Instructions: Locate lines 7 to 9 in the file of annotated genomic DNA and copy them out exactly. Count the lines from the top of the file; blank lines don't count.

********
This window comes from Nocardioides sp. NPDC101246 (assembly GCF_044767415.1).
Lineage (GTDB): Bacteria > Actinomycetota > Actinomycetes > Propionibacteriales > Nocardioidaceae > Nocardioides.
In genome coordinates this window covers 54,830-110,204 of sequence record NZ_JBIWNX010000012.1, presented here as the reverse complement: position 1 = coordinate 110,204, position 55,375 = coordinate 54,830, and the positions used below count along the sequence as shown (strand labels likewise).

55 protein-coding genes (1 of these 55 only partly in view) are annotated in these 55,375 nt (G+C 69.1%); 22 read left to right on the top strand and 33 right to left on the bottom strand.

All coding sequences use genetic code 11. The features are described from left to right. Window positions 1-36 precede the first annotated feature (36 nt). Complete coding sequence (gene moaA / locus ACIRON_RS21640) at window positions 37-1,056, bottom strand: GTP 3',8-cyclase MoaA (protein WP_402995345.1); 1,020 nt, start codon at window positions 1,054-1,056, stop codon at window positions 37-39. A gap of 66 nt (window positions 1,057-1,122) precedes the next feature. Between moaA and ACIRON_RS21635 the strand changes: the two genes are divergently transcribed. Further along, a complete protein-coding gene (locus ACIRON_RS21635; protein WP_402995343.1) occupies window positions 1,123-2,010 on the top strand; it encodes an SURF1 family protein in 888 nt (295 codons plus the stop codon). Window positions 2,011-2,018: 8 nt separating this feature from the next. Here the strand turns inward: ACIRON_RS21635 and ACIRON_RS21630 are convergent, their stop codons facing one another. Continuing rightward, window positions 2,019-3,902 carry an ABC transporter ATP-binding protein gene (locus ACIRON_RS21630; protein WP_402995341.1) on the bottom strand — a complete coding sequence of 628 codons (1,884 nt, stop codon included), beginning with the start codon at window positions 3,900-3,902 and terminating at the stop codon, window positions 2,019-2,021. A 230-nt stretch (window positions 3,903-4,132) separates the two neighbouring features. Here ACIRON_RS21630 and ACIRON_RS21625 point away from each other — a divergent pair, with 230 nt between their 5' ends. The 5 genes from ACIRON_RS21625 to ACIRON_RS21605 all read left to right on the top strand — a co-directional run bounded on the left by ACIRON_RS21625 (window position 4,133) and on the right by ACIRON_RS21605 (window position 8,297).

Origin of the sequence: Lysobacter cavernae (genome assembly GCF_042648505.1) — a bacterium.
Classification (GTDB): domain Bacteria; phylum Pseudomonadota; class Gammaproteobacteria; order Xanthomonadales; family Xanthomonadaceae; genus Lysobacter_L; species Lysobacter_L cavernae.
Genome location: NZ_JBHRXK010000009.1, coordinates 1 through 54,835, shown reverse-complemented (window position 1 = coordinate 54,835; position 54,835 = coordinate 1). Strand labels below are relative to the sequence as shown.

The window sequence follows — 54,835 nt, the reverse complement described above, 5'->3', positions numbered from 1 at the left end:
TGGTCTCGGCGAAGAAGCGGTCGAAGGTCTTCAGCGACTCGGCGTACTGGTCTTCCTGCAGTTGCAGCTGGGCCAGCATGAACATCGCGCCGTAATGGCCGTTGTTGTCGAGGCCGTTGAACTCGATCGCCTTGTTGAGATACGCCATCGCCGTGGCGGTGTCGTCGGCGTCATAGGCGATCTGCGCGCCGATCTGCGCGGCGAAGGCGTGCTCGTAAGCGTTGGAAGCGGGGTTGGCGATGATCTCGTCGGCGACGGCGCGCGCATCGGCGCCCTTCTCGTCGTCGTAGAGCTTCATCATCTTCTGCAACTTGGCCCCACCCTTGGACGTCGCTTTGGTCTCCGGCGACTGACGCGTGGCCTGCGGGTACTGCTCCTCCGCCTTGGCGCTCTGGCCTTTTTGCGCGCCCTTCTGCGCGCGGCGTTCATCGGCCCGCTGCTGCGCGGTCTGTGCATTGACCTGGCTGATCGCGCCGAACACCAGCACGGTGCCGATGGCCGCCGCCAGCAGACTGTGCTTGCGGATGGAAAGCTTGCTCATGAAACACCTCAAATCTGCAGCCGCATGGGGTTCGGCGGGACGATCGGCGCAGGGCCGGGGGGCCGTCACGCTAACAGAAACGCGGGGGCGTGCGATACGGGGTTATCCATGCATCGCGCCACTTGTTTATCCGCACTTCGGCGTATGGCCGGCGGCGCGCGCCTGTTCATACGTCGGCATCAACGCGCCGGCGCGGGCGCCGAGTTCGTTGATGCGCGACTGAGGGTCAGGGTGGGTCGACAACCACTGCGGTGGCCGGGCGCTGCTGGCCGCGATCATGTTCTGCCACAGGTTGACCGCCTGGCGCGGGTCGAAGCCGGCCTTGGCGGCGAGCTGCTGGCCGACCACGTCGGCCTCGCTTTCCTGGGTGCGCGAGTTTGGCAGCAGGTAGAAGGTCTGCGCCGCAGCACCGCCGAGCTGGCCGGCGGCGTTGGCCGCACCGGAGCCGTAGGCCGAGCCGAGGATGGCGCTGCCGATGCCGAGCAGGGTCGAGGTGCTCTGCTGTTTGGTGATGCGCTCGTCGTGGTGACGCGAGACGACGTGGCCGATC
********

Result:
Classification (GTDB): domain Bacteria; phylum Pseudomonadota; class Gammaproteobacteria; order Xanthomonadales; family Xanthomonadaceae; genus Lysobacter_L; species Lysobacter_L cavernae.
Genome location: NZ_JBHRXK010000009.1, coordinates 1 through 54,835, shown reverse-complemented (window position 1 = coordinate 54,835; position 54,835 = coordinate 1). Strand labels below are relative to the sequence as shown.

The window sequence follows — 54,835 nt, the reverse complement described above, 5'->3', positions numbered from 1 at the left end: